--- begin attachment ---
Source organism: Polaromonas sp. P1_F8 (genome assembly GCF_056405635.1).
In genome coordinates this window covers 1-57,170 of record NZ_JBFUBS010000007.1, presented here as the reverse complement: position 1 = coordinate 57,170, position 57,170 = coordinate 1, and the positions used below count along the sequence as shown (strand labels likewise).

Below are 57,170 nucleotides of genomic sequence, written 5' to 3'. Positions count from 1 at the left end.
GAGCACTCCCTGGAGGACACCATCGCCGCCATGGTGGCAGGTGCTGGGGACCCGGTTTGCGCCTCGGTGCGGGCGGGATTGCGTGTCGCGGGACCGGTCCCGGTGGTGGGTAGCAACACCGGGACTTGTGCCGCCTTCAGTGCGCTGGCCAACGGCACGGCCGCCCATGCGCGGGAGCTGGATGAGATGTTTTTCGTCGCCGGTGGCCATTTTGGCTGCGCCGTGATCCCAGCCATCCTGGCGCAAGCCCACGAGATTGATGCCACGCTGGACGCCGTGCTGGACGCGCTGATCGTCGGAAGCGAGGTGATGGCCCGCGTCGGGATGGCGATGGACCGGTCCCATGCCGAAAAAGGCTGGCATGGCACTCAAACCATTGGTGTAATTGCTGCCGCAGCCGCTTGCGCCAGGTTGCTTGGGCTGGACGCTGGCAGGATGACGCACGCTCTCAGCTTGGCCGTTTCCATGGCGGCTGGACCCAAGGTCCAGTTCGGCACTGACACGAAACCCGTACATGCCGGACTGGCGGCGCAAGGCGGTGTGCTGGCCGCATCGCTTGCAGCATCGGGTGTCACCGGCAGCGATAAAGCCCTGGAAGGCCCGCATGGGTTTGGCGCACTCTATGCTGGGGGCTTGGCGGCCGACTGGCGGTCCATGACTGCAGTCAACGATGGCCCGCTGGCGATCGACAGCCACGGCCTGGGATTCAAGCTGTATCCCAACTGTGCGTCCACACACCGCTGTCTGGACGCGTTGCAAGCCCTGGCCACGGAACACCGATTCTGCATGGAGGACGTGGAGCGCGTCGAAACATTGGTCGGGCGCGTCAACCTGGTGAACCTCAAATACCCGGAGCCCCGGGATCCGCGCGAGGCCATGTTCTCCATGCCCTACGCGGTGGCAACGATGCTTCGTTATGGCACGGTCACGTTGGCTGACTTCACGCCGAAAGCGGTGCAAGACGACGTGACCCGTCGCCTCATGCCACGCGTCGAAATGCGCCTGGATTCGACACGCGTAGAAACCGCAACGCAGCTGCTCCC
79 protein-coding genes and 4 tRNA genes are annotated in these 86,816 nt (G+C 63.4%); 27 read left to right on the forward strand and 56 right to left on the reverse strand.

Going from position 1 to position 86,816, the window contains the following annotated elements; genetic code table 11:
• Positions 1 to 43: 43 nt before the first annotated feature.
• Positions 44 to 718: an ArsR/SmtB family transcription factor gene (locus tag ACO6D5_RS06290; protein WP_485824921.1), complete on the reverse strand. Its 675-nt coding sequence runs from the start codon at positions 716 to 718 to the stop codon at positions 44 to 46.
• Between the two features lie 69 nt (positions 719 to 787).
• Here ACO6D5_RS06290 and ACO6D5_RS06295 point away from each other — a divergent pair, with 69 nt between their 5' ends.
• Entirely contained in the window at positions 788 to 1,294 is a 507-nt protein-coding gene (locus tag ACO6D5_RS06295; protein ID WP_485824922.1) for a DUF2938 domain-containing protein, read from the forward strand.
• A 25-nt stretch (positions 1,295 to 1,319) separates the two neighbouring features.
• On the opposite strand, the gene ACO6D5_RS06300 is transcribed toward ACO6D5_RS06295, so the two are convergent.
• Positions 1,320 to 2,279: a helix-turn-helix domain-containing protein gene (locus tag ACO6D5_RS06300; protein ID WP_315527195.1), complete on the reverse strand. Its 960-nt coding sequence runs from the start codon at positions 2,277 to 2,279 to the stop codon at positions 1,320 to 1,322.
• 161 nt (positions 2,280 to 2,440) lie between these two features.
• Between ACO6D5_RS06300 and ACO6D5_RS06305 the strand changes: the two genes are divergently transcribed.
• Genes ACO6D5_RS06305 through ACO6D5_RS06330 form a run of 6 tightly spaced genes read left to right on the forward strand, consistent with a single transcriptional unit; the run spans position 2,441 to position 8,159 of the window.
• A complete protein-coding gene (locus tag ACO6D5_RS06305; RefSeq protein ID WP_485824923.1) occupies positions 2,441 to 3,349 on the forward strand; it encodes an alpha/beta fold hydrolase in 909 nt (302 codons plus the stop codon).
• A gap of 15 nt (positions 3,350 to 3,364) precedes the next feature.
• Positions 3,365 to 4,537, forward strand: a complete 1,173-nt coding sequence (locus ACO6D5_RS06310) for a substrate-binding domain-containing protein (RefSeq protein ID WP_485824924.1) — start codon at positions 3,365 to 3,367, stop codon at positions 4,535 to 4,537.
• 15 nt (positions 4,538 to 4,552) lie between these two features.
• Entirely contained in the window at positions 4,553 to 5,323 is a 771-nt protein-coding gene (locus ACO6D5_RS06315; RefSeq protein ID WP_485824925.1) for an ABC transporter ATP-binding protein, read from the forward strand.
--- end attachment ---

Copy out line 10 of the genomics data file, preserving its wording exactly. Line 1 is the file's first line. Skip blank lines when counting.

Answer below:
• Here ACO6D5_RS06290 and ACO6D5_RS06295 point away from each other — a divergent pair, with 69 nt between their 5' ends.